A star cluster is a group of stars that are sufficiently close to each other for them to be physically associated. Stars belonging to the cluster are formed together from the same cloud of interstellar gas and have approximately the same age and initial chemical composition. Because of this, and sin the stars in a given cluster are at roughly the same distance from Earth, observations of star clusters are of great importance in studies of stellar evolution.
There are two types of star cluster. Open (or galactic) clusters are fairly loose systems of between a few hundred and a few thousand members. The stars in open clusters are quite young by astronomical standards (some as young as a few million years) and have relatively high abundances of elements heavier than hydrogen or helium, what is called metallicity.
Globular clusters (GC) are approximately spherical collections of between ten thousand and a million stars. These are very old (around 10 billion years) and have low metallicity. GC are thought to be ancient relics from the early formative phase of galaxies, although their physical origin remains uncertain. GCs are most numerous around massive elliptical galaxies, where they can exhibit a broad colour dispersion, suggesting a wide metallicity spread.
A galaxy cluster is a structure that consists of anywhere from hundreds to thousands of galaxies. It is not well understood why the brightest galaxies form at the centre of galaxy clusters. A clue must be that they contain thousands of old star clusters. A team of researchers has just shown 1 that, around the nearest such galaxy (NGC 1275, in the Perseus cluster), hundreds of new star clusters have been forming out of the surrounding cooled gas over at least the last billion years. Hence, it seems that the centre of cluster galaxies grow in brightness over cosmic time from star clusters raining down on them out of cluster gas.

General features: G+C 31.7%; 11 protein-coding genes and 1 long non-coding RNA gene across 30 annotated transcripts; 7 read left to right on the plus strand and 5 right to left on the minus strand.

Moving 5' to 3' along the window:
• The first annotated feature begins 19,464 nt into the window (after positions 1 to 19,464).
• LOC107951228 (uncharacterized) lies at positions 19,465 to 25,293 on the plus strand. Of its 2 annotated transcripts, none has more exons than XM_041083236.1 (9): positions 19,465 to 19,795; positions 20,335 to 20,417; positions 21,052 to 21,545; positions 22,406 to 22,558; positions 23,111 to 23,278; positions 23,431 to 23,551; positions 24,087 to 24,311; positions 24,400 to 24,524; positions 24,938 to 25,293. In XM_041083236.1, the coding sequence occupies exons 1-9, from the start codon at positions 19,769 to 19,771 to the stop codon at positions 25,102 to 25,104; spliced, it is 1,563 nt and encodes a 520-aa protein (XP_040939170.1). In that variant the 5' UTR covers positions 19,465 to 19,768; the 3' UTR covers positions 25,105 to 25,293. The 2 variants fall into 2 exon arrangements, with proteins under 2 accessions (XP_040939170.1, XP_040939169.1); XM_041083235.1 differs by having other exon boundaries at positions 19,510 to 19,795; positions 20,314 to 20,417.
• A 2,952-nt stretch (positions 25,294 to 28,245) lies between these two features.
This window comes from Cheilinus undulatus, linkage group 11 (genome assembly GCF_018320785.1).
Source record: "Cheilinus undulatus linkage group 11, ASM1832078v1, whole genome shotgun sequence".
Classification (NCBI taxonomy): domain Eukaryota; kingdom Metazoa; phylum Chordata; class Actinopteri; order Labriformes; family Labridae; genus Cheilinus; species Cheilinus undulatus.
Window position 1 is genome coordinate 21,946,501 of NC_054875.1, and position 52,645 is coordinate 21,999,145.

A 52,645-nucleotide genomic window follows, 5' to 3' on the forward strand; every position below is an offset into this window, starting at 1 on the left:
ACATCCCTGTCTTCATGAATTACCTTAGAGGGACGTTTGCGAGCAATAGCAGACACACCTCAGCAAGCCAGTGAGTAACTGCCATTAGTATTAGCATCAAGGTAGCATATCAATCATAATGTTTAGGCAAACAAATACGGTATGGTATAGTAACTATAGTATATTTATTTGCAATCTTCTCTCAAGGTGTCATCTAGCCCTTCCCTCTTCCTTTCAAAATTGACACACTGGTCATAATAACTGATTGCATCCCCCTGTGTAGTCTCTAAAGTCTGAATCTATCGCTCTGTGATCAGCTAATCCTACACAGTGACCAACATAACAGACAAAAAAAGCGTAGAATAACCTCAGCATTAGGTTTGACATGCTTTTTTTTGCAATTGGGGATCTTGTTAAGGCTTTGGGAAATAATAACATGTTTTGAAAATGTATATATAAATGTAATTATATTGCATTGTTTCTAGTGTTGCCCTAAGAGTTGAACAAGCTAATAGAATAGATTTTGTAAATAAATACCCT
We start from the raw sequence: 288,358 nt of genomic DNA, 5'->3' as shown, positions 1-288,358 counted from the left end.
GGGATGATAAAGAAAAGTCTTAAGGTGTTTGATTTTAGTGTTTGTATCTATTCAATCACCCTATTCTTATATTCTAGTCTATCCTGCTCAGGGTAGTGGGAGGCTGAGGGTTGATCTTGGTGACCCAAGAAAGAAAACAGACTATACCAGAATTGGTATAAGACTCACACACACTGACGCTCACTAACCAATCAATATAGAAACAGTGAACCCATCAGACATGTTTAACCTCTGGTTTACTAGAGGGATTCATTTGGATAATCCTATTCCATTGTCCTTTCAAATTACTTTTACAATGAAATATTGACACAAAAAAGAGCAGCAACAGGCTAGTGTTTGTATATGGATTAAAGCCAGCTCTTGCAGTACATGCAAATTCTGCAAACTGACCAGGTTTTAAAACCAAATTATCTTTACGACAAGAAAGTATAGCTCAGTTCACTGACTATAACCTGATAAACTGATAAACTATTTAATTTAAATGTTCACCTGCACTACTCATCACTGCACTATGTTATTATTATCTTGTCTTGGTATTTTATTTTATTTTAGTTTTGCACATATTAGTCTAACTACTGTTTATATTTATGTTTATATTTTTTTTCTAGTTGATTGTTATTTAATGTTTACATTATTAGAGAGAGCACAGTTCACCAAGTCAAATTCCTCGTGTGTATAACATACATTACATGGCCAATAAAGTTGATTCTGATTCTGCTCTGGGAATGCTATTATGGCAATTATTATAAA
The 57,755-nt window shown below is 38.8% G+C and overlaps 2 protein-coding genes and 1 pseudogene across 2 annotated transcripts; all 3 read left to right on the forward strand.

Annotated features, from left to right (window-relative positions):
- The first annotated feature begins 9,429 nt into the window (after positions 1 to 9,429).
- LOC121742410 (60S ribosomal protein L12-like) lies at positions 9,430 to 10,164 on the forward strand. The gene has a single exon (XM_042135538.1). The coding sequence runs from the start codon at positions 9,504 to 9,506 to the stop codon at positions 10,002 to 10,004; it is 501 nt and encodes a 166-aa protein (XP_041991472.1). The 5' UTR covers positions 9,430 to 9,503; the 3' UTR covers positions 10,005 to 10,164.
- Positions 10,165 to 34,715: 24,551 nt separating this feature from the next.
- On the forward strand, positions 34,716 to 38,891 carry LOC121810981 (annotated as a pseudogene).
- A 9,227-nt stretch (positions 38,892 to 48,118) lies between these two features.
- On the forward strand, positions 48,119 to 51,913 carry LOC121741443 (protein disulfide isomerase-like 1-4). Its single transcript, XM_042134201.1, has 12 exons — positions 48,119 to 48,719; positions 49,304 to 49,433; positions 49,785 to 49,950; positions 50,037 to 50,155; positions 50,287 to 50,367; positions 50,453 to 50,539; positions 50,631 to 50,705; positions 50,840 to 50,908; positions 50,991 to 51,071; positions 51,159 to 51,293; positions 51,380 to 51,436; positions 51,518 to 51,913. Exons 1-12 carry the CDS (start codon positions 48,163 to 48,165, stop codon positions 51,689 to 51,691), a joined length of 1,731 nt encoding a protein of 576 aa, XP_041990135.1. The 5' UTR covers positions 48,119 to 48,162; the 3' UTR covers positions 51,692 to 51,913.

Images taken with the Advanced Camera for Surveys on the NASA/ESA Hubble Space Telescope are able to separate, and even resolve, individual star clusters in NGC 1275. The researchers have identified all the star clusters detectable towards this galaxy from images taken in three filters: blue, middle of the visual band and red. The scientists were able to identify star clusters throughout the field of view common to all three filters. In this way, they could separate out star clusters belonging to other galaxies, and determine in full the properties of those definitively belonging to NGC 1275.
The authors found that many thousands of compact and massive (between 5 thousand and 3 million solar masses) star clusters have formed at an approximately steady rate over, at least, the past ~1 billion years around NGC 1275, the central giant elliptical galaxy of the Perseus cluster. Beyond ~1 billion years, these star clusters are indistinguishable in broadband optical colours from the more numerous GCs. Their number distribution exhibits a similar dependence with luminosity and mass as the GCs, whereas their spatial distribution resembles a filamentary network of multiphase gas associated with cooling of the intracluster gas.
The sustained formation of these star clusters demonstrates that progenitor GCs can form over cosmic history from cooled intracluster gas, thus contributing to both the large number and broad colour dispersion—owing to an age spread, in addition to a spread in metallicity—of GCs in massive elliptical galaxies.
The progenitor GCs in NGC 1275—and those in nearby spiral and irregular galaxies experiencing a brief period of highly elevated star formation (starbursts) due to mergers—share a similar dependence in their luminosity and, where measured, mass functions, as do lower-mass open star clusters in our galaxy and other spiral galaxies. This universality affirms a common formation mechanism for star clusters over all mass scales irrespective of the circumstances and environments in which they form.
Author: César Tomé López is a science writer and the editor of Mapping Ignorance
Disclaimer: Parts of this article may have been copied verbatim or almost verbatim from the referenced research paper.